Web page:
Getting up early on the weekend is always a battle; yesterday was not so arduous. I was off the the Salisbury Writers’ Festival. I tottered to the car, bleary eyed, thankful I was getting a lift. Once there I sniffed out the tea station for some caffeine, searched for fellow members of my writers’ group and ran into a few friends from the SCA (Society of Creative Anachronism).
Last night I passed on the opening ceremony, booked out in anticipation of this year’s guest speaker, Julia Gillard.
Today’s keynote address was by William McInnes, actor and author. He regaled us with stories of his childhood, discussed rejection (actors get as many rejections as writers) and read us one of his favourite poems, Walking the Dog by Howard Nemerov. His advise on writers’ block: Ask why do you write? Who is my audience? Does it mean something to you? Then write.
The first panel was Writing as Therapy. My own writing journey has been cathartic, sparked by upheavals in my life. I looked forward to hearing what insights the panelists, Jane Turner Goldsmith (writer, pyschologist and teacher), David Chapple (writer specialising in Writing and Health) and William McInnes, would have to impart. William spoke of grief and how writing has helped him. David has used writing to help prisoners, anorexics and people with anxiety – allowing them control of a story and translating those skills to help with their issues.
Jane shared latest research: Writing is more cathartic when structured. Studies have shown when writing about trauma, those who structured a story with beginning, middle and end were more likely to work through the trauma, externalise their emotions, and find resolution. The role of ‘disorganised’ bites of social media in not resolving issues was also discussed.
Following morning tea, was a panel on marketing and grabbing opportunities to promote your book once it is published. Mandy Macky (bookshop owner of Dymocks Adelaide), Carla Caruso(author), Jared Thomas (author) and Kristin Weidenback (author) spoke of recent changes in publishing; writers are now expected to do most of their own marketing and offered some advice. Advice given included:
- build relationships with local book stores,
- contact the local papers with information on book launches and events,
- contact libraries,
- look for speaking opportunities related to your book, themes or topics covered in your writing. Know your topic.
- write articles for blogs covering related to themes or topics covered in your writing. Add your bio and where to buy your books
- Don’t discount visiting country areas for launches, book signings
- take your books to events to sell
- social media
- interviews – find a quirky angle
- networking with other authors, publishers, book sellers
- know your budget
- think ahead and plan a marketing strategy before your book is published.
- try not to have your book debut when there are a large number of others being launched (especially if by well known authors) – or you will get lost in the crowd.
- Exposure is the key!
This year’s Spontaneous Creation was hosted by Matt Gilbertson (celebrity gossip columnist) , Ben Chandler (YA author and academic) and Andrew Joyner (children’s illustrator). This is always a fun enterprise with unexpected results. The panel invited ideas from attendees, allowing the story to evolve as it may. Our story, The Jez Singer, was set in 1930s Hollywood, following the adventures of a script-writing dragon, his friend Rosso the Ardvark – a famous silent movie heart throb trying to break into the talkies – and a child star diva who redeems herself. Quite a few of my suggestions were used and I was (thankfully, it was only jokingly) asked to join the conveners. (eep! Hide, hide!) This regular session is very instructive to the way stories are created. We started with characters, looked at ways they could conflict and the story evolved from there.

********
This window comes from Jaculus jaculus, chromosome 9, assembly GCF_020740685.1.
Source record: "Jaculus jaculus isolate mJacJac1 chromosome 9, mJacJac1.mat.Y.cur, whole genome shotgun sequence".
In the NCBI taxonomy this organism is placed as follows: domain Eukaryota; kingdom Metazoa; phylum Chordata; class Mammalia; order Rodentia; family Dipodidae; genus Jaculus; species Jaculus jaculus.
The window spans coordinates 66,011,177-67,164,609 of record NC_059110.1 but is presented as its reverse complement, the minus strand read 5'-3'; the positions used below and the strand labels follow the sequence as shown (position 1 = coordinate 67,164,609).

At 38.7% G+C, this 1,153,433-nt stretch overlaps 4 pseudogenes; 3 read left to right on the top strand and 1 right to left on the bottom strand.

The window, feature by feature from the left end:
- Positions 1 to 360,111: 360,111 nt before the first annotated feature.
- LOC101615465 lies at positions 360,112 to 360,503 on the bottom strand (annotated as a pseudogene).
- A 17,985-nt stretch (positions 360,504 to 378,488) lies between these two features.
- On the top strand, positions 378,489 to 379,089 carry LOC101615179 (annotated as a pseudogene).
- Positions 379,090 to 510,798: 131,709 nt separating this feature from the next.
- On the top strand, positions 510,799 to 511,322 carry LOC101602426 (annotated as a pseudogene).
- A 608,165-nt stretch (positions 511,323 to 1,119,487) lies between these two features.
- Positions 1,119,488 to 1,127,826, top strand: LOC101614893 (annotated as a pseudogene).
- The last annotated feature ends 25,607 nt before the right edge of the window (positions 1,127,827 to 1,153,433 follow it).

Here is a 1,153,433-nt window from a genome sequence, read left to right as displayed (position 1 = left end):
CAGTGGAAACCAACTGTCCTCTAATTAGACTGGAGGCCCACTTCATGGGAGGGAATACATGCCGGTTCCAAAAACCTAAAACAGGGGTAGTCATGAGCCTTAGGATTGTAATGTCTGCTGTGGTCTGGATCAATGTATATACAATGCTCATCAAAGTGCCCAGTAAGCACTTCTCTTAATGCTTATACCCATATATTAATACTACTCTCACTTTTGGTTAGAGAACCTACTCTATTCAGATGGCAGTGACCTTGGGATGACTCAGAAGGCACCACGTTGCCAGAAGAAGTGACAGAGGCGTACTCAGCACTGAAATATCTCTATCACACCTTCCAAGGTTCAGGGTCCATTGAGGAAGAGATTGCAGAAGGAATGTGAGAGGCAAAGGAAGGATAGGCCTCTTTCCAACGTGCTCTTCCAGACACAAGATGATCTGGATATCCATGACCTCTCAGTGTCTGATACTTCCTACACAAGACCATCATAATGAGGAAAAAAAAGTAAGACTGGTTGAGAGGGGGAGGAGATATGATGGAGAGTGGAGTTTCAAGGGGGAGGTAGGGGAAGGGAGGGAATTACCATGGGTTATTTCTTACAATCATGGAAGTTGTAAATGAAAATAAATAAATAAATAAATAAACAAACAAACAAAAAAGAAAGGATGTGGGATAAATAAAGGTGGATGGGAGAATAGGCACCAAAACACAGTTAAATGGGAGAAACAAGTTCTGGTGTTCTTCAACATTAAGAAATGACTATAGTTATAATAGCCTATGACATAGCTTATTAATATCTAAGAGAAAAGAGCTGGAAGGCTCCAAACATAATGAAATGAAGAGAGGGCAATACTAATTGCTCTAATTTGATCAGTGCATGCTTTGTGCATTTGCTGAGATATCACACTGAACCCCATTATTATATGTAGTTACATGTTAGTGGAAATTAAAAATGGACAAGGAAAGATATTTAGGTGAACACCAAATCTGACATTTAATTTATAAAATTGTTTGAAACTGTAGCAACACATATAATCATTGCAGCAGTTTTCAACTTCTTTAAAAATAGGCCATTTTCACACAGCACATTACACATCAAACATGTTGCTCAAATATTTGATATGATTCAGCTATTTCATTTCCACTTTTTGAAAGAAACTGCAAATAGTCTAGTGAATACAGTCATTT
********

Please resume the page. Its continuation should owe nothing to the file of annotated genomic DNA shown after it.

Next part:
(artwork: (c) Andrew Joyner.
The Panel of Publishers is another regular feature, giving insights to the publishing world. Dyan Blacklock (publishing consultant), Michael Bollen (Wakefield Press), Sophie Hamley (Hachette Australia) and Leonie Tule (Tyle & Bateson Publishing) discussed recent trends in publishing, a day in the life of a publisher, response times, structual edits and agents. They confirmed it was acceptable to do multiple submissions of a manuscript – as long as you inform the publisher of this (though this does not effect the speed at which manuscripts are processed). It was interesting (and great!) to see the current positive outlook toward self-publishing.
This year one of my cohorts was brave enough to offer a first page (of a manuscript) to the panel (and got some great feedback). It is always interesting to hear what the publishers/editors have to recommend for each bit of prose. It also provides useful tips for those of us who did not put in a first page. Perhaps I will get the nerve next year?
Sadly I did not finish my short story for this year’s competition. Maybe that’s why I enjoyed the Awards Evening – nothing to lose!
This year I met other independent publishers, spoke to book sellers and discussed my book, Doctor Jack, with a group of attendees and gave out my card (well, they did say to network.)
But that’s not all.
Upcoming workshops associated with the Salisbury Writers’ Festival include a Poetry Slam (Friday 28th August), Northern Writers Connect Salisbury Muster (Saturday 29th August) and a Songwriting Workshop (Sunday 30th August). Congratulations to my friend Kylie Brice who has been invited to take part in the Songwriting workshop.